PortoI recently spent a long weekend in Porto, the second city of Portugal. This was genuinely meant to be a holiday and I went to deliberately enjoy myself, so didn’t make copious notes about where to dine or take copious photos of food. To that end, I am somewhat limited in what I can review, however, I thought I would make some general observations about the city in case anyone was interested.

Where to eat in Porto

Generally speaking, the same rule that I regularly mention about London (out of the way places, not near major tourist spots) applies universally and Porto is no exception. Porto is also no exception in that it breaks this rule quite spectacularly too. The main “tourist” area for eateries is the north bank of the Douro to the east of the famous Luiz I Bridge; however, this stretch is also home to what I considered to be one of the best – Casinha São João – and I would commend it to anyone. I would also commend Francesinha to anyone. The Portuguese (and this is a dish unique to the Porto area) wanted to have something that emulated the French Croque Monsieur. Instead of emulating it, they surpassed it by a country mile; it’s a meat filled grilled cheese affair, swimming in a beer based sauce (which is a secret of every establishment) and a side of french fries.

Porto, being a coastal town, is also rich with seafood. You will get fed up of bacalhau (Portuguese word for cod, but often in context means salt cod) croquettes served as an amuse bouche at every meal….. but you can never get fed up of gambas (prawns) cooked simply with chilli and garlic in butter/olive oil and in Porto you can eat your body weight of these several times over cheaply.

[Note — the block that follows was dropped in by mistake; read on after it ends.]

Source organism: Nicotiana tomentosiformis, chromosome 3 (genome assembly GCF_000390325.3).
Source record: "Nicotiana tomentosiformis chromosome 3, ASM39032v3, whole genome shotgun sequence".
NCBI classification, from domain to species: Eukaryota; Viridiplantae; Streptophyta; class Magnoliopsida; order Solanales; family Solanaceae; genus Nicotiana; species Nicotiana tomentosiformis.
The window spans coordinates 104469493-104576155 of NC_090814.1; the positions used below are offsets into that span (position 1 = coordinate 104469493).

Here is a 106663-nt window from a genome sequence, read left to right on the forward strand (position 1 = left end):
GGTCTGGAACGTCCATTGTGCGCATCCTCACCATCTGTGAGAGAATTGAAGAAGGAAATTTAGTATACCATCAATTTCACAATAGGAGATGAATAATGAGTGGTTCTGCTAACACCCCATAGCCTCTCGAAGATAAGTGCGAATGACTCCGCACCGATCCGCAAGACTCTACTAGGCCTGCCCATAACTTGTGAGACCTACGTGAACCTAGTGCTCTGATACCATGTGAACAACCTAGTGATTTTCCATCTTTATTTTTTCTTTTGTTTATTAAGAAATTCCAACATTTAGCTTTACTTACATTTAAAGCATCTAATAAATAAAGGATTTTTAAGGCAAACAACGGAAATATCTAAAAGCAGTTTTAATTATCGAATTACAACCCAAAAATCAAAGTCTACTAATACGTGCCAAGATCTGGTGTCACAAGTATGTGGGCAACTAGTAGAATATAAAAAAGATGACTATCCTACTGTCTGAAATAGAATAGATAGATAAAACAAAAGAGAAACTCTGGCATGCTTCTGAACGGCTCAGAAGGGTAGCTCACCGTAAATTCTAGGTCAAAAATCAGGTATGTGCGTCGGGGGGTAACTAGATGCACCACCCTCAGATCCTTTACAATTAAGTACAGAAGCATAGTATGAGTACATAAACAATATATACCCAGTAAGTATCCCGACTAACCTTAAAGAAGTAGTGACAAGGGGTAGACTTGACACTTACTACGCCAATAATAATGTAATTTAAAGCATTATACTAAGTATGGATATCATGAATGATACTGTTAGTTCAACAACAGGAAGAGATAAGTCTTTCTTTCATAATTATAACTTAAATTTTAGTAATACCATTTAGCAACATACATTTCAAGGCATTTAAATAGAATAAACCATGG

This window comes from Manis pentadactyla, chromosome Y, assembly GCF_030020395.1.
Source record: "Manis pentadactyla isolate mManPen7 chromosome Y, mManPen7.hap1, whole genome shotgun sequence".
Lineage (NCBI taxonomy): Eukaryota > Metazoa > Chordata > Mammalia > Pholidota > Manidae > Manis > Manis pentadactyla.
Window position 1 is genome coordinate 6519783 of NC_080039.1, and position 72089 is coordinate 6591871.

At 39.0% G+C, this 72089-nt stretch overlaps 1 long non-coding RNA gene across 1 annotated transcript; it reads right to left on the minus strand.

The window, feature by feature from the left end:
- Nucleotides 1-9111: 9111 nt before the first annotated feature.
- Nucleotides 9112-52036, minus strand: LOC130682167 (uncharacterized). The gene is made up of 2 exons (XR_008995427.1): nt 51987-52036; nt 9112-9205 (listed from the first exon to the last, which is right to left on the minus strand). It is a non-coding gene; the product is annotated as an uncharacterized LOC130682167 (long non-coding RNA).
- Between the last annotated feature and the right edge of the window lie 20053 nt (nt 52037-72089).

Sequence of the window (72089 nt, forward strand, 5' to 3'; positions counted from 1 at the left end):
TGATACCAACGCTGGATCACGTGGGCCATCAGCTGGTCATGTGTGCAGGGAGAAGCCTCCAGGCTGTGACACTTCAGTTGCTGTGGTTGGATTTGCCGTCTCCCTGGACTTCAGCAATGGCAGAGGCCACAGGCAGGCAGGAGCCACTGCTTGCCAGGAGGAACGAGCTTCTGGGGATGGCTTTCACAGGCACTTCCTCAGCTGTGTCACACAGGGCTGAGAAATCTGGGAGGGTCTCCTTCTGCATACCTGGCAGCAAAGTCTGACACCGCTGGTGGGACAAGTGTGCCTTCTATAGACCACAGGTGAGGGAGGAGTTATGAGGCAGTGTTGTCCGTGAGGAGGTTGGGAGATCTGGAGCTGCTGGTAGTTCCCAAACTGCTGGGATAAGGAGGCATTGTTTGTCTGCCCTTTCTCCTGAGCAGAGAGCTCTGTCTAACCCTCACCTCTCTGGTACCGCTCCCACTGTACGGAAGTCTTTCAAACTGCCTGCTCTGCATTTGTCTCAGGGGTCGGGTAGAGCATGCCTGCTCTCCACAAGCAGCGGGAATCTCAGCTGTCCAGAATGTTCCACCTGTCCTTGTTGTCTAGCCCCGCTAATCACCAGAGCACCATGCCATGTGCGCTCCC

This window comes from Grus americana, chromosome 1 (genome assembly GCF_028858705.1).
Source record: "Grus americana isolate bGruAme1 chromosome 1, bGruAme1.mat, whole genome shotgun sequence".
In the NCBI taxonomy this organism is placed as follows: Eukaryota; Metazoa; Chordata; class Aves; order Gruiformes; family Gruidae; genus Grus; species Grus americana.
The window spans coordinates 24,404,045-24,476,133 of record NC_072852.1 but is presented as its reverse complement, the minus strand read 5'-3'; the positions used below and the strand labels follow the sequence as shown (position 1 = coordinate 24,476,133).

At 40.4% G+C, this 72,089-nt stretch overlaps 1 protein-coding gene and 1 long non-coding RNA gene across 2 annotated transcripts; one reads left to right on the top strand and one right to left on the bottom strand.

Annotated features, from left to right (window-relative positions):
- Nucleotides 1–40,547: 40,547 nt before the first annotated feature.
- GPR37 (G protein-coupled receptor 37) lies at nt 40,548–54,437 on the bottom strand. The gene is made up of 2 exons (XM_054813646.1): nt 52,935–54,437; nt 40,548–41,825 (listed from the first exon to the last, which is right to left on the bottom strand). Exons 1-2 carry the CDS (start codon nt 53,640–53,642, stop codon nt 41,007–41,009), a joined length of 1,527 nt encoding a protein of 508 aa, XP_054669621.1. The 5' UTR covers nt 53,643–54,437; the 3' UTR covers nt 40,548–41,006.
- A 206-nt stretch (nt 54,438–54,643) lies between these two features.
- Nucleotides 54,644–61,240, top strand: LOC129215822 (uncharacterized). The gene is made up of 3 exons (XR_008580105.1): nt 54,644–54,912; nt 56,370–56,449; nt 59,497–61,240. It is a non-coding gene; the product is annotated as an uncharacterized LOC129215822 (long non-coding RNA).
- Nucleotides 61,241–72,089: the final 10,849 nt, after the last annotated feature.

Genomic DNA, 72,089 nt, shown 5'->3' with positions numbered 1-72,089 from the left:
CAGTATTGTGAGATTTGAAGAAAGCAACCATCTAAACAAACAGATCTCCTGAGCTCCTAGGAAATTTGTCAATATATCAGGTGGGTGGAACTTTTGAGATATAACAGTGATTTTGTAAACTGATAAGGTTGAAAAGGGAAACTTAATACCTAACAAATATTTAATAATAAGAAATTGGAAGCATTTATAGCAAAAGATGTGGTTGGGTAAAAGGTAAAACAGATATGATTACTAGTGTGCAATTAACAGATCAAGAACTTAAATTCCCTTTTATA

Where to drink in Porto

This is where the tourist trap warning needs to be ignored; there’s nothing better than having a drink outside by the river in Porto and I would suggest significant time is devoted to this. The wines from further upriver are all perfectly drinkable and extremely affordable, especially compared to any imports. However, Porto is the home of Port Wine. Its creation is a wonderful story; the British were fed up with the French (notably taxes on wine exports through Bordeaux) so they started to trade in wine with the Portuguese out of Porto; however, it would spoil quicker than the Old World French affairs, so they would add grape spirit to it to preserve it; i.e. fortifying the wine.

Virtually all the Port Wine houses do tours and they are a few euros a head and inevitably end in a tasting. I would recommend a visit to the oldest and probably best by the awards accumulated over the years, which is Taylors. At the end, you can “bolt on” extra tastings, and I was fortunate enough to enjoy a generous glass of a 50 year old when present for just £15.

Where to head out of Porto

I did one excursion in my time there, to a friend’s hometown – Guimaraes. It’s an easy train journey (and cheap too) and has a few cultural attractions of note. However, my regret, and one to address on a future visit, is not going much further up the Douro and visiting the vineyards; if I return, this is certainly on the agenda.

 

Porto
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